Protein Shakes: What’s The Best Milk To Use For You

All milk is not created equal. There is a time and place when you might want to choose one type of milk over the other when making your protein shake.

The best milk to use for a protein shake will largely depend on your fitness goal. Full-fat milk is great if you want all the added calories in your protein shake. While lower calorie milk, like almond milk, is better if you want to add fewer calories to your protein shake.

Below, I’ll go over in greater detail how to choose which milk is best for your protein shake, what to keep in mind when choosing which milk to use, the most popular milk to use with protein shakes, and whether water or milk is the better solution for you!

Protein Shake With Yellow Background

Choosing Which Milk Is Best For Your Protein Shake

The most significant impact when choosing what milk to use is going to be based on your fitness goals. But there are also a few other things you should keep in mind.

When choosing which milk is best for your protein shake, you should consider any dietary restrictions you may have. (being lactose intolerant or vegan, for example) As well as the flavor of the milk, cost, and the type of consistency your protein shake will have when using a particular milk.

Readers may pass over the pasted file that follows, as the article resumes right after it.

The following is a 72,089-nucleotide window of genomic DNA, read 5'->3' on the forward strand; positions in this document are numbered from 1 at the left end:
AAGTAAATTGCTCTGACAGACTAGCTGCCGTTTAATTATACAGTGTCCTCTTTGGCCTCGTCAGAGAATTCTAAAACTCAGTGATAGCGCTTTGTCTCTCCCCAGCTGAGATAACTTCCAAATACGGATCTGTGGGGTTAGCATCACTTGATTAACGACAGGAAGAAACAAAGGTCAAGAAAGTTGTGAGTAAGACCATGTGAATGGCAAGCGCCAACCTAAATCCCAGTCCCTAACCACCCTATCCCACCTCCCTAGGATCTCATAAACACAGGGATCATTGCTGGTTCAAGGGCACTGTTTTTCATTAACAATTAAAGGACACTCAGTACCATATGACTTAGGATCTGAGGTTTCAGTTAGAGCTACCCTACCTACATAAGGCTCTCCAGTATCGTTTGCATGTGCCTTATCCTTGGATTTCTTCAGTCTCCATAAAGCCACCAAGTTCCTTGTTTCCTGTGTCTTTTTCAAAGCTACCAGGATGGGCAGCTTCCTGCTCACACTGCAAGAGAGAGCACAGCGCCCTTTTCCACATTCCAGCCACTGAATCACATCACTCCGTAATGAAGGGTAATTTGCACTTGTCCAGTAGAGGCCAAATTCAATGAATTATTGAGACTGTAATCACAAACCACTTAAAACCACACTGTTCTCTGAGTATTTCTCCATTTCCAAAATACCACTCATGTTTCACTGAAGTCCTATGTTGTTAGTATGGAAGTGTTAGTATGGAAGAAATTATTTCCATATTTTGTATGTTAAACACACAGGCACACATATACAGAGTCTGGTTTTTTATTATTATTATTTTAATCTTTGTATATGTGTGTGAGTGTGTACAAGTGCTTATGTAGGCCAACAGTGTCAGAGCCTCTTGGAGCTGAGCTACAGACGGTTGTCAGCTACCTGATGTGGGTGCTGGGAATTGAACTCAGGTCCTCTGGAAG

Everyone has their own preferences. Milk and protein shakes are no different. Some people will love full-fat whole milk because of the taste, and it aligns with their fitness goals.

But at the same time, someone who is lactose intolerant and watching their daily calorie intake might consider almond milk over whole milk.

So, that’s why it’s important to know what goals you have in mind when picking out the right liquid for your shakes.

Milk In Different Glasses

Things To Keep In Mind When Choosing The Right Milk For Your Protein Shake

You’re fitness goals, and any dietary restrictions are going to be the biggest decision maker, in my opinion, when choosing what milk is best for your protein shake.


Not all milk is created equal. A full cup of whole milk can have around 150 calories, while a cup of almond milk can have as little as 30 calories per cup.

And that’s important to consider, especially if you are trying to lose weight and save on the extra calories you would rather have eating real food than drinking it from a protein shake.

Or you might be trying to build muscle and want the additional nutritional value whole milk can provide you. Then, you might want to opt for whole-fat dairy milk instead.

Green Red Peg And No Sign

Dietary Restrictions

This is another big one to consider…

Sometimes, there is a dietary restriction that prevents you from using a particular type of milk. Vegans won’t be able to use cow milk and may consider a vegan-friendly option like almond or oat milk.

But at the same time, someone allergic to nuts won’t be able to drink almond milk. And there are also those who are lactose intolerant, as I’ve mentioned earlier. They will have to drink milk that is lactose-free.

Fitness goals and dietary restrictions play a big role when choosing the right milk for your protein shakes.

Below on the list are a few things to consider, but they’re just things that are entirely based on preferences.